Finalized CCPA Regulations Released

The California Attorney General (AG) has issued the Proposed Text of Regulations for implementing the California Consumer Privacy Act of 2018 (CCPA) along with an Initial Statement of Reasons.  Governor Gavin Newsom has signed the amendments to the CCPA.  A short synopsis of the released draft regulations is below.

What is included in the Proposed Text of Regulations and the Initial Statement of Reasons?

In a press conference, the AG’s office iterated that the proposed regulations and Initial Statement of Reasons are among the best resources to follow for the CCPA’s expected implementation. Written comments may be submitted before the final CCPA regulations are issued by December 6, 2019. The AG’s CCPA Fact Sheet states that the AG will consider all and may revise the regulations in response.

Updated verbiage was added to the proposed rules that may impact operationalizing the CCPA. For instance, in Article 1, “household” is defined as “a person or group of people occupying a single dwelling.” Questions on engagements surrounded how to handle household requests.

The rules now define how the business must receive and verify requests on households.

Article 2’s notice requirement adds new language regarding accessibility requirements and notices to consumers with disabilities. Additional language on financial incentives states that the business must explain the incentive or difference in price or service. Finally, guidance on the opt-out button or logo and how it should look will be included at a later date.

Article 3 is broken out into seven sections that describe how businesses should handle consumer requests. Worth noting, prescriptive rules are spelled out for service providers, opt-out requests, training, and record-keeping.

Article 4 covers the verification of requests.  Businesses must establish methods to verify consumers who make requests and considerations when determining the method of verification, including third-party verification services.

Article 5 covers rules surrounding processes as it pertains to minors. A business must acquire affirmative authorization to sell the personal information of a minor under the age of 13. In essence, a business is recommended to implement mechanisms to determine that the person who provided the affirmative authorization for a minor under 13 was indeed a parent or guardian.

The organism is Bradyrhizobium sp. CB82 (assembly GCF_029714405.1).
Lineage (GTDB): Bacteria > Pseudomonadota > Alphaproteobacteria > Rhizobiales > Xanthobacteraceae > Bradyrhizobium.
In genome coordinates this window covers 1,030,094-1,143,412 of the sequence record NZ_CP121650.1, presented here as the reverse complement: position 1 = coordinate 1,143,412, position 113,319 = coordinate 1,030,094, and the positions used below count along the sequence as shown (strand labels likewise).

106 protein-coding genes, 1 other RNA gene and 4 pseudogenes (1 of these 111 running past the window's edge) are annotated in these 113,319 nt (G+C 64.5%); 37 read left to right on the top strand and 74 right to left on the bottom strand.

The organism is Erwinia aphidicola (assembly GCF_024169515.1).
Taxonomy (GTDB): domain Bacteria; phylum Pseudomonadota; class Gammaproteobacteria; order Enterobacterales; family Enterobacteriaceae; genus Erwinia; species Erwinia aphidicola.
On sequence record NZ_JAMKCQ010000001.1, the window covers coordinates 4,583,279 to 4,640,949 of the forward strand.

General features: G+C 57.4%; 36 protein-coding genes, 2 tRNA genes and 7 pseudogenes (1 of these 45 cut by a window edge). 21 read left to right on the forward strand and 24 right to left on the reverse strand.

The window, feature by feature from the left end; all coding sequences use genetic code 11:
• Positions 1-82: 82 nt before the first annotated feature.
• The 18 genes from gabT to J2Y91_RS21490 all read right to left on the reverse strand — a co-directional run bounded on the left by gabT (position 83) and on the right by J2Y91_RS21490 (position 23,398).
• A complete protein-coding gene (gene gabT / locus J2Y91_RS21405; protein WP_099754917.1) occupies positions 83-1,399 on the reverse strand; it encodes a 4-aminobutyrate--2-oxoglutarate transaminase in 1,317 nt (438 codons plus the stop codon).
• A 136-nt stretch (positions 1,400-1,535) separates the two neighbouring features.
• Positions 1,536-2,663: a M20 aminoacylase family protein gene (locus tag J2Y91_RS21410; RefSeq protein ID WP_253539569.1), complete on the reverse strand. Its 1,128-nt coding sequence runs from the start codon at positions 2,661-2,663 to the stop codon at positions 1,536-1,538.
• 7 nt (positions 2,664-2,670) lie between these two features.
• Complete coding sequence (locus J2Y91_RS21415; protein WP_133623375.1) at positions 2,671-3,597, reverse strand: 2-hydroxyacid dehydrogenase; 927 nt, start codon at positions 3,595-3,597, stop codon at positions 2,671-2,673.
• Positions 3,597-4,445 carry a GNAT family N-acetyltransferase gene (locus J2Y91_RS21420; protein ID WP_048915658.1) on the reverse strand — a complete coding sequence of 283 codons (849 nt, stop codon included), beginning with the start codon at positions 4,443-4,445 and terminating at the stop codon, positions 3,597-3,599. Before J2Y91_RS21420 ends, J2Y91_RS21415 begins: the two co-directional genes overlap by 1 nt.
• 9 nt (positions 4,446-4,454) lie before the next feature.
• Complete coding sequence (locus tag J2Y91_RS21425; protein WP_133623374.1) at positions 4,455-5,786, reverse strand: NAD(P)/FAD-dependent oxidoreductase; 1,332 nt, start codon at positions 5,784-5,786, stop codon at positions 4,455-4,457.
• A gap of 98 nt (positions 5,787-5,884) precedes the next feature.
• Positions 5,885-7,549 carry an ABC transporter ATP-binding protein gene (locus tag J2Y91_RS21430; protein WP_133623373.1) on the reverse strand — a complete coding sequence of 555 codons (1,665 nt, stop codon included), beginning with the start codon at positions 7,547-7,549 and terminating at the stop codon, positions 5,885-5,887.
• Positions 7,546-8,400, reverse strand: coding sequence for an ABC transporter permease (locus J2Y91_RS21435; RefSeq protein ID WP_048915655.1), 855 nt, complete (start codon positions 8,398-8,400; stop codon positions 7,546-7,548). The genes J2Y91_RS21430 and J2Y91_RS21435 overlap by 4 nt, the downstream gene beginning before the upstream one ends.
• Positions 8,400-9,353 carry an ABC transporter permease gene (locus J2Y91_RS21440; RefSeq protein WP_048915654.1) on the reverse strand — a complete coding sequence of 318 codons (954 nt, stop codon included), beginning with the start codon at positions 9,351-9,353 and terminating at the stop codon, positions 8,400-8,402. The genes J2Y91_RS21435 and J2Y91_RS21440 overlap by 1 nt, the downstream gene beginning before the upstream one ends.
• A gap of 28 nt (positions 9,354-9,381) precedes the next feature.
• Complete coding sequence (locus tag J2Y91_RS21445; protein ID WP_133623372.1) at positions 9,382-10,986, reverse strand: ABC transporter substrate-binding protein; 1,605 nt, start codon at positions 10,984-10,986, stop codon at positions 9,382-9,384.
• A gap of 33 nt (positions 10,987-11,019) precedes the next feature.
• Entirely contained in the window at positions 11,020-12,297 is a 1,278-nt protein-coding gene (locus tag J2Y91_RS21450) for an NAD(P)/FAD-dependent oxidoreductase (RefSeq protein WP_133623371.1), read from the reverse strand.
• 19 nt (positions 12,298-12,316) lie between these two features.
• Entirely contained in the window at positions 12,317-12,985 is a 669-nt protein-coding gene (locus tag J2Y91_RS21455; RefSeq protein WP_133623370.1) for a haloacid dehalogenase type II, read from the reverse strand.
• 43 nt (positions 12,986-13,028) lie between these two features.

Moreover, for minors aged 13 to 16, businesses must also establish a reasonable process that enables these minors the ability to opt-in to the sale of their personal information. In addition, inform of their right to opt-out at a later date, and how to do so.

Finally, Article 6 contains guidelines on the CCPA’s non-discrimination and financial incentives language. For instance, there are some examples to help determine if a business practice is discriminatory and how to document a “reasonable and good faith method for calculating the value of the consumer’s data,” thereby offering a price or service difference. Out of the seven methods available to assess the value of consumer data, there is a catch-all provision, which allows organizations to implement a reasonable method that is practical given the business model.

What essential questions are answered by the proposed regulations?

Questions that have been swirling all year now have reliable answers. For example, there is clear guidance on how to respond to access requests, how to deliver sensitive personal information, how verifications may be processed, clarity on service providers and how to administer household data.

Included in the Proposed Rulemaking is an important point to note: “the adoption of these regulations may have a significant, statewide adverse economic impact directly affecting business, including the ability of California businesses to compete with businesses in other states.”

In summary, the comment period closes on December 6, at which point there may be a second set of draft rules, depending upon the comments submitted and subsequent revisions. The AG has also indicated that an organization should not rely upon the enforcement delay as a “safe harbor.” Stay tuned on the CCPA rulemaking process.

Ron Naulls

Senior Manager
Technology Consulting – Security and Privacy